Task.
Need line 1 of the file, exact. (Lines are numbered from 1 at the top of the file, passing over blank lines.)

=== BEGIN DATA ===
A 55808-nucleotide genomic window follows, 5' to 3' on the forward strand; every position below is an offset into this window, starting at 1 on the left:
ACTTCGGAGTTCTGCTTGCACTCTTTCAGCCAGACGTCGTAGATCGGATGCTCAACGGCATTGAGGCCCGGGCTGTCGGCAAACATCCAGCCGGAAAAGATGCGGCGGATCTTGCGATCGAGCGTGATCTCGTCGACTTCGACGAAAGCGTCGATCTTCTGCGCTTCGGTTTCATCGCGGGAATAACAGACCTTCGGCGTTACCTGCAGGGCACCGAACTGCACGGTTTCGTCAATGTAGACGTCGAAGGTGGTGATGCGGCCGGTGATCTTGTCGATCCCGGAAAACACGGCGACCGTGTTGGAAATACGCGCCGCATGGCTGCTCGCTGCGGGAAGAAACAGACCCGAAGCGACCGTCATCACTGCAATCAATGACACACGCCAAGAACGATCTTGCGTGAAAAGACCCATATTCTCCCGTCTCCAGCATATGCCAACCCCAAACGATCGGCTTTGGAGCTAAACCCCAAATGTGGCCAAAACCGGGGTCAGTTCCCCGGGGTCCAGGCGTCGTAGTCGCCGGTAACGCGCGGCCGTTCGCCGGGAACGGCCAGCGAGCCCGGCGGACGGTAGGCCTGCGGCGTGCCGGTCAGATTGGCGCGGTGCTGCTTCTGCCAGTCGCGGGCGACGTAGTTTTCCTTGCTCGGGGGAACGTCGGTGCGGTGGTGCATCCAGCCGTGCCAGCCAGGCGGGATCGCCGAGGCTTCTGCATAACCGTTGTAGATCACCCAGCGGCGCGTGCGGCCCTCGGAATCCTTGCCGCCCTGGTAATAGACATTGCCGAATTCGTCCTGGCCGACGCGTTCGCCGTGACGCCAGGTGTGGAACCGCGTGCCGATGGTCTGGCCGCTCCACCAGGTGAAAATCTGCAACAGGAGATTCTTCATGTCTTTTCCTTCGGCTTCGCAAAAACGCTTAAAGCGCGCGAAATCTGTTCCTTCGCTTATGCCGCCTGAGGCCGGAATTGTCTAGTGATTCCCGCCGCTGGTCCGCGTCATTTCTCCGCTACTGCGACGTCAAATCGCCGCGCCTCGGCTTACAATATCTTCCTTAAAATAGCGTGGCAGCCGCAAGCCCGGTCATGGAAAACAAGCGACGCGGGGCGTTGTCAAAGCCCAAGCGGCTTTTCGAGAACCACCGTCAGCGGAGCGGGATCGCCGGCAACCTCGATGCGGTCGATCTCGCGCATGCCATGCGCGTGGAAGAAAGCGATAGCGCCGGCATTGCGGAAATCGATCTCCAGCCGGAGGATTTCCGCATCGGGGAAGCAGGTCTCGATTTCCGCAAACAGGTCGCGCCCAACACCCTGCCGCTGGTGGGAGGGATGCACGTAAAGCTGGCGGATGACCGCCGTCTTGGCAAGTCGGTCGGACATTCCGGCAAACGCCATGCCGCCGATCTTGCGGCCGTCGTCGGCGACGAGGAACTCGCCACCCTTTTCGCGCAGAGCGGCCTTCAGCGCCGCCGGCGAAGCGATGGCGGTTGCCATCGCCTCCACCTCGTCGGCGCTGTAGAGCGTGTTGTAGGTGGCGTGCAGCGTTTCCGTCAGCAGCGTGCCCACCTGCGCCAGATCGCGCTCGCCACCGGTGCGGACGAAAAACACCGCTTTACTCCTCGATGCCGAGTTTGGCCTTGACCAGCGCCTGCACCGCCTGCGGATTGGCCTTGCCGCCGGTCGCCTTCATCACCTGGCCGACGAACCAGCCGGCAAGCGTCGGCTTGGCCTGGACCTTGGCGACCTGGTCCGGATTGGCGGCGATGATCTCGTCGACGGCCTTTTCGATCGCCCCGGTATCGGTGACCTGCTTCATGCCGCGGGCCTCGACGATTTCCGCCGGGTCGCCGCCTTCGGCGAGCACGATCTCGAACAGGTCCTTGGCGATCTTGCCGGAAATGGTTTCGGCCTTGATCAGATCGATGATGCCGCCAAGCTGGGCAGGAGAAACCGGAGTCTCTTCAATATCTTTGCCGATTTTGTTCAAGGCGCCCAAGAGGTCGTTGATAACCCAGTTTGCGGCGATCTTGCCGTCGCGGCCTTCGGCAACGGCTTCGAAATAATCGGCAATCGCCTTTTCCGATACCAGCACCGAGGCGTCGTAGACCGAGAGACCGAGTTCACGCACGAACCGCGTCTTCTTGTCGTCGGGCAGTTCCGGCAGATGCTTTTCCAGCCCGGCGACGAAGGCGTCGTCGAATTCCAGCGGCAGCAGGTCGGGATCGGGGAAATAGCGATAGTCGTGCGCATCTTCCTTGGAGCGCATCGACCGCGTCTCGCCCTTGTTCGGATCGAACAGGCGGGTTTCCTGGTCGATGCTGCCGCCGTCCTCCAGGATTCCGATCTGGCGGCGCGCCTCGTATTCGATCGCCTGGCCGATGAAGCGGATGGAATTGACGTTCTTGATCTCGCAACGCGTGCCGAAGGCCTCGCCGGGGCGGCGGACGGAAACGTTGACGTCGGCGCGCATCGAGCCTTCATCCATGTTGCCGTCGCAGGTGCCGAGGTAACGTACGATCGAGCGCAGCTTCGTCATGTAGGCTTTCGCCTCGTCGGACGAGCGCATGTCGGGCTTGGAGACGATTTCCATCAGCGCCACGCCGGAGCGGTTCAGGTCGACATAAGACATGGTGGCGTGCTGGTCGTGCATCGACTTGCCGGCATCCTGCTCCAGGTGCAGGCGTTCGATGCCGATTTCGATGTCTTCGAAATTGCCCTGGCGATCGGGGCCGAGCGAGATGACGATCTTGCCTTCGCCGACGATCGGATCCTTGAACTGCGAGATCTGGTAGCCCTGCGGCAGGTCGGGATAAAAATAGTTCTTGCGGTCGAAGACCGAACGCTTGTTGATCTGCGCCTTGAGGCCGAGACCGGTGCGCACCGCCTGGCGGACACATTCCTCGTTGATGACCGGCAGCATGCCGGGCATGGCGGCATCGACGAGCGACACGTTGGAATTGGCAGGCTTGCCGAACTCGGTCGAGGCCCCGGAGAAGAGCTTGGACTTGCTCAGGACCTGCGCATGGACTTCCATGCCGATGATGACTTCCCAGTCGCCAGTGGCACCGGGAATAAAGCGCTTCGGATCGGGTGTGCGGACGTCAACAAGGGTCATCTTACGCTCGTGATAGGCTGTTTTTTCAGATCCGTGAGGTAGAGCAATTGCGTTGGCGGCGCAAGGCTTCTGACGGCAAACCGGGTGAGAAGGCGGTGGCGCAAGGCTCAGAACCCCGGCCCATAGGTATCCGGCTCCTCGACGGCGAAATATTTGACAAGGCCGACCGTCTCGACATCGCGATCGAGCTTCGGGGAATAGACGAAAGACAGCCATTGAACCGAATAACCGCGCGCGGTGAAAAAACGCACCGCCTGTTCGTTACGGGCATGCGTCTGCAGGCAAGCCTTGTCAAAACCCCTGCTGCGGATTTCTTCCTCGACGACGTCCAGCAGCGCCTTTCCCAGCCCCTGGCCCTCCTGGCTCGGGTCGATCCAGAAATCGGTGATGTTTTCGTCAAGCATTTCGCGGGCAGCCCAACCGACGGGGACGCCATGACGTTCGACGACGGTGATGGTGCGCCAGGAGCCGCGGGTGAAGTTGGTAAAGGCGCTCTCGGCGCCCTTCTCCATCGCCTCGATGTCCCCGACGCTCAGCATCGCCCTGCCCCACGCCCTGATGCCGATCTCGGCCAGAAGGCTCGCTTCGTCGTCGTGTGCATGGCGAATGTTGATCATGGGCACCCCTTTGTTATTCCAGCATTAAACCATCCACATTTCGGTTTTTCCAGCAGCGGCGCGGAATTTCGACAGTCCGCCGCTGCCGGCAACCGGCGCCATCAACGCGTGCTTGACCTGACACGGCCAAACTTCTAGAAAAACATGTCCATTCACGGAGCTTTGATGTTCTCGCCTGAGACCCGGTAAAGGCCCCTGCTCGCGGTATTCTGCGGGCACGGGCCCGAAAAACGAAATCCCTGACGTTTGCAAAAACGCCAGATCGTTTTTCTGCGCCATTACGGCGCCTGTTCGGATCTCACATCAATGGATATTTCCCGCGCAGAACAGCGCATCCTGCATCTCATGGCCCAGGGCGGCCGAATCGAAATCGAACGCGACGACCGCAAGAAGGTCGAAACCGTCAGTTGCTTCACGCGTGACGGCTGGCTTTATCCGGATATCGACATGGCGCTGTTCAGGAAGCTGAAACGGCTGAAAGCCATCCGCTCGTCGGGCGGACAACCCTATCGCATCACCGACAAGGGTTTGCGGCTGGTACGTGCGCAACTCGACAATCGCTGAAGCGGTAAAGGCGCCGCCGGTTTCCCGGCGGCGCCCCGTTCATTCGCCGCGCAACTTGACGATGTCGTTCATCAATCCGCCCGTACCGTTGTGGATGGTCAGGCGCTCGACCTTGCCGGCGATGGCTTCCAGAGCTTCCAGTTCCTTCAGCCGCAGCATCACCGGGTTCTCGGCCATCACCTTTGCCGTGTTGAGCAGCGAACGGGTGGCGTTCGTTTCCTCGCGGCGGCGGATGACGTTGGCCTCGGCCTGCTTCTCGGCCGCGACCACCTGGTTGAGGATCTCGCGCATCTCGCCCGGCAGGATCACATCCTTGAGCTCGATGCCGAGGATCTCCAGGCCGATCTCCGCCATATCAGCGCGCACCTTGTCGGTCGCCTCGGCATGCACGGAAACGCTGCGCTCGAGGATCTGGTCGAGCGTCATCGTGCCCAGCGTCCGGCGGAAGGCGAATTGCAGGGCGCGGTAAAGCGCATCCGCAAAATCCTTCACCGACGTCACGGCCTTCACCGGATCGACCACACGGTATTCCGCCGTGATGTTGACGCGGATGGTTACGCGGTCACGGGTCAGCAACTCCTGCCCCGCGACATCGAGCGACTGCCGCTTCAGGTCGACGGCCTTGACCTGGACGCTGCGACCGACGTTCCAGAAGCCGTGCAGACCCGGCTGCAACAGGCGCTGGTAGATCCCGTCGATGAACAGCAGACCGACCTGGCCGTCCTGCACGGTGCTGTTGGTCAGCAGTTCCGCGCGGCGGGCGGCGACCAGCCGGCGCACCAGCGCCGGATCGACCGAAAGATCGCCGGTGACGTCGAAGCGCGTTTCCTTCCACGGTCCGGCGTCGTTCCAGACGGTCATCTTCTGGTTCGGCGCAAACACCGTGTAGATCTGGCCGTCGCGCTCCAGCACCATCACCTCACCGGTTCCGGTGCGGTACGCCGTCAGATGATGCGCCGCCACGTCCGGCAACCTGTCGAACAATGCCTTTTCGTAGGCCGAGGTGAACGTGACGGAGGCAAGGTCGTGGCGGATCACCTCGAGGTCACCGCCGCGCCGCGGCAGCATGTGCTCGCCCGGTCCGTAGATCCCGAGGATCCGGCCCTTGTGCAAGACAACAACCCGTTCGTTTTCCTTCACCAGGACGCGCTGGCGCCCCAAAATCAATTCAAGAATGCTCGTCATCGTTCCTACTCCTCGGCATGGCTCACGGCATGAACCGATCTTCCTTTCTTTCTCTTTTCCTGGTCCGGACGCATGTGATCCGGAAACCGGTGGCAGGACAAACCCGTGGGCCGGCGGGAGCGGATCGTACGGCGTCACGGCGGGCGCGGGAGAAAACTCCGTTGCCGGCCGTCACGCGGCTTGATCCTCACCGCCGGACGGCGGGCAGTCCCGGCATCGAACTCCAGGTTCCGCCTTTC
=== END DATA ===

A 55808-nucleotide genomic window follows, 5' to 3' on the forward strand; every position below is an offset into this window, starting at 1 on the left: